I’m an Imperial girl, I am. Not ashamed of it, either. The Empire was a fitting replacement for a diseased and outmoded galactic republic. A government in charge of billions of non-homogenous races cannot function taking into account the opinion of every one of a countless number of minorities. A weak and chiefly ceremonial chancellor clearly could not shoulder the responsibility of a million planets. Are you really going to fault the imperial system for the one single tiny insignificant little detail that its leader was evil? There was nothing wrong with the system. The Republic couldn’t even enforce its own antislavery laws. I’ve probably said it before but it’s a truth I’ll repeat forever: I guarantee you that the vast majority of galactic residents didn’t notice a change in their day-to-day lives with the Empire in control. And probably for every group of people who did feel oppressed or noticed a change for the worse (i.e. all those senators who started the rebellion in response to sudden unemployment), there was almost certainly a group of people who felt their lives changed for the better. And by that I mean people who were oppressed by the Trade Federation and Banking Clans and people who were slaves. Yes, some high-up imperials (such as Palpatine) and gangsters (such as Hutts) continued to own slaves, but it almost certainly ceased being as common a thing.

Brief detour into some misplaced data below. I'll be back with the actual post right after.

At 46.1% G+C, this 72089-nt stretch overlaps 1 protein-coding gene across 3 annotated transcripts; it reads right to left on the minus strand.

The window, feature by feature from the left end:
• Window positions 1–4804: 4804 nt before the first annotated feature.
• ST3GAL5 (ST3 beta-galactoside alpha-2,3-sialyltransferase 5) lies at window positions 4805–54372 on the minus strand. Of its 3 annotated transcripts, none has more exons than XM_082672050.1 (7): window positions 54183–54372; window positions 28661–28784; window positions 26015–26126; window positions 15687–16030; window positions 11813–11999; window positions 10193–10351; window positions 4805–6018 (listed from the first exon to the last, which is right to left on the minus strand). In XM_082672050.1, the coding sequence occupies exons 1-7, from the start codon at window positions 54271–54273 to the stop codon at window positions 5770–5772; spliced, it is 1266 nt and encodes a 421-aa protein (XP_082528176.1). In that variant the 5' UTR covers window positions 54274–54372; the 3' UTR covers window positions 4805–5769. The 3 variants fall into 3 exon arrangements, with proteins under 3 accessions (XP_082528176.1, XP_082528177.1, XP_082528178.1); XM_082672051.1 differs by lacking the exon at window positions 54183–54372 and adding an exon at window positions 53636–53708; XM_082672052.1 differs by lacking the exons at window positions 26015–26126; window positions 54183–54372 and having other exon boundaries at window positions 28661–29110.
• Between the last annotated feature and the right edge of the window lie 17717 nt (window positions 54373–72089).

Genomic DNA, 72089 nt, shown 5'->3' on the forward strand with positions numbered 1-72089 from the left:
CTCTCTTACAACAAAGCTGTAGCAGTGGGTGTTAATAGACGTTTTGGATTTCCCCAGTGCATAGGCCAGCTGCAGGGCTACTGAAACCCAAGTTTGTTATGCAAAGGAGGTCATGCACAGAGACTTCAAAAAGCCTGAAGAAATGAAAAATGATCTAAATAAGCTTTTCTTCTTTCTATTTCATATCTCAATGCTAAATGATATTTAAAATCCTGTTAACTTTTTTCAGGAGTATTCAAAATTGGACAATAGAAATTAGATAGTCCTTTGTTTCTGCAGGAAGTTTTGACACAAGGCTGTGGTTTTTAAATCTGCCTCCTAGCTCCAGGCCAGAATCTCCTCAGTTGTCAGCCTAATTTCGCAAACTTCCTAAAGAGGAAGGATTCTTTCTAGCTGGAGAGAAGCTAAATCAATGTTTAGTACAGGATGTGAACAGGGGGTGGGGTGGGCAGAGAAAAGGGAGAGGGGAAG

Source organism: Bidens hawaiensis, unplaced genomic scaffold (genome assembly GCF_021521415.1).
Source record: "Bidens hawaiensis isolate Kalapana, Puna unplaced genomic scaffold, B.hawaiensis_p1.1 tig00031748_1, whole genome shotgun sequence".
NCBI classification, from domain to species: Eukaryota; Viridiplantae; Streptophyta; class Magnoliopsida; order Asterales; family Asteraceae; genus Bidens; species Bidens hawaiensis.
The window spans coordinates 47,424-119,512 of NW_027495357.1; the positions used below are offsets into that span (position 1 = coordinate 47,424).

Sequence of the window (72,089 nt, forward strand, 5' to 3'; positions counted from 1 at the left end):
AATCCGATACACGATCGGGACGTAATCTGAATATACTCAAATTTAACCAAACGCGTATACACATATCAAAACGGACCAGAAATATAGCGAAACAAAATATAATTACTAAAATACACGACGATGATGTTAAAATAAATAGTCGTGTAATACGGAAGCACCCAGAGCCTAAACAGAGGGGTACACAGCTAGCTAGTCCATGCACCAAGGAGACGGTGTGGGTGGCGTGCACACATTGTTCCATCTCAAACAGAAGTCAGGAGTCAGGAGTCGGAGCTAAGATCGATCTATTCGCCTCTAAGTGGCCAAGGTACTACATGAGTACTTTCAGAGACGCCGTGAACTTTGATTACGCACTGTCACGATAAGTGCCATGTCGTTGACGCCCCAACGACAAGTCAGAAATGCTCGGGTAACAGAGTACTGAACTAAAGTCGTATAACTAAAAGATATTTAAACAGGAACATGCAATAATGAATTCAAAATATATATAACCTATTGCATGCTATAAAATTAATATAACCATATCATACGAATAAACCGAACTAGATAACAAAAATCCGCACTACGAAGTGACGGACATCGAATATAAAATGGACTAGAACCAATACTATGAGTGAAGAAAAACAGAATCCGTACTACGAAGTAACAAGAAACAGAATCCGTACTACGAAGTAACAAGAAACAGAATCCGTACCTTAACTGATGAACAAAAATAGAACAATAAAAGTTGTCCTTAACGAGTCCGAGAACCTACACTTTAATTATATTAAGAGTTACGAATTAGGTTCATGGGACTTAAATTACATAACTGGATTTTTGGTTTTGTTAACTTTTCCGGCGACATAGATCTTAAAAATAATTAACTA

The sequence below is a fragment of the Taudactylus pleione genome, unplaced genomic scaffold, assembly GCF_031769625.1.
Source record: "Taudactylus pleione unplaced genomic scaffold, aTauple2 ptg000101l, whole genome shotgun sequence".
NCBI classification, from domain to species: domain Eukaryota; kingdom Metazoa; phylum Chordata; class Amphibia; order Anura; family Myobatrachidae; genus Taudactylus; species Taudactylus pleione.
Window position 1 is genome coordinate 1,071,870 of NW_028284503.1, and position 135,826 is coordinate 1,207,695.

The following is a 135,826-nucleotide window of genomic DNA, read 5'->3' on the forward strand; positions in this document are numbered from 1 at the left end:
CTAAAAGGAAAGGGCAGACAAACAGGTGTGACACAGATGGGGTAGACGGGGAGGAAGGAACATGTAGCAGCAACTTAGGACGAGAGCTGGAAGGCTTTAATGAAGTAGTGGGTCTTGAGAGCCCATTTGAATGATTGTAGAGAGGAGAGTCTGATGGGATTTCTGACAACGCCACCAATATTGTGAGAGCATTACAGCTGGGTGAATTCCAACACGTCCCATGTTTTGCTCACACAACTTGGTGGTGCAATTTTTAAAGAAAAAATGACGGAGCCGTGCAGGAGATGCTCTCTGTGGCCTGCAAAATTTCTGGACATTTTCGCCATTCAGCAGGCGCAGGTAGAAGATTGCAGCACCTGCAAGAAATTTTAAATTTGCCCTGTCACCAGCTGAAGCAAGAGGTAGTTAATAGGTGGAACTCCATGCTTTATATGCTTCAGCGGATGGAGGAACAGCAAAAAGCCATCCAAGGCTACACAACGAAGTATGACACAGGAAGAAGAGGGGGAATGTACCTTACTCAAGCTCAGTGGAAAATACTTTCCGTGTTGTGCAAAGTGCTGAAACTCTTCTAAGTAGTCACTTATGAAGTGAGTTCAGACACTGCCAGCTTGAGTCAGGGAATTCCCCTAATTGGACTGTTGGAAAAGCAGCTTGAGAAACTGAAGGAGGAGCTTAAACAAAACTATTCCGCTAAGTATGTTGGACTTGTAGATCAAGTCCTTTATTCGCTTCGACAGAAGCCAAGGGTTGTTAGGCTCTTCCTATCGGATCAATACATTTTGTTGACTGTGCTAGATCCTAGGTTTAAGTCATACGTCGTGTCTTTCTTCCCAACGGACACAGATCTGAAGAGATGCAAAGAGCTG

Anyway, all that to say that I didn’t want to start every post in this challenge by saying “last year when I talked about this” — but I wanted to be able to reiterate I love Maximilian Veers and also to emphasize that I have loads of favorite Imps because frankly I just love the Empire. I’m a devoted loyalist. I don’t deny that there were evil imperials, like Tarkin and Palpatine. There were less-than-honorable rebels, too, you know. All that to say I’m still trying to decide who to regale you with this week! We all know I have a special weakness for the military officers. I love an Imperial uniform. And the navy is my jam. So I see I’m presenting you with . . .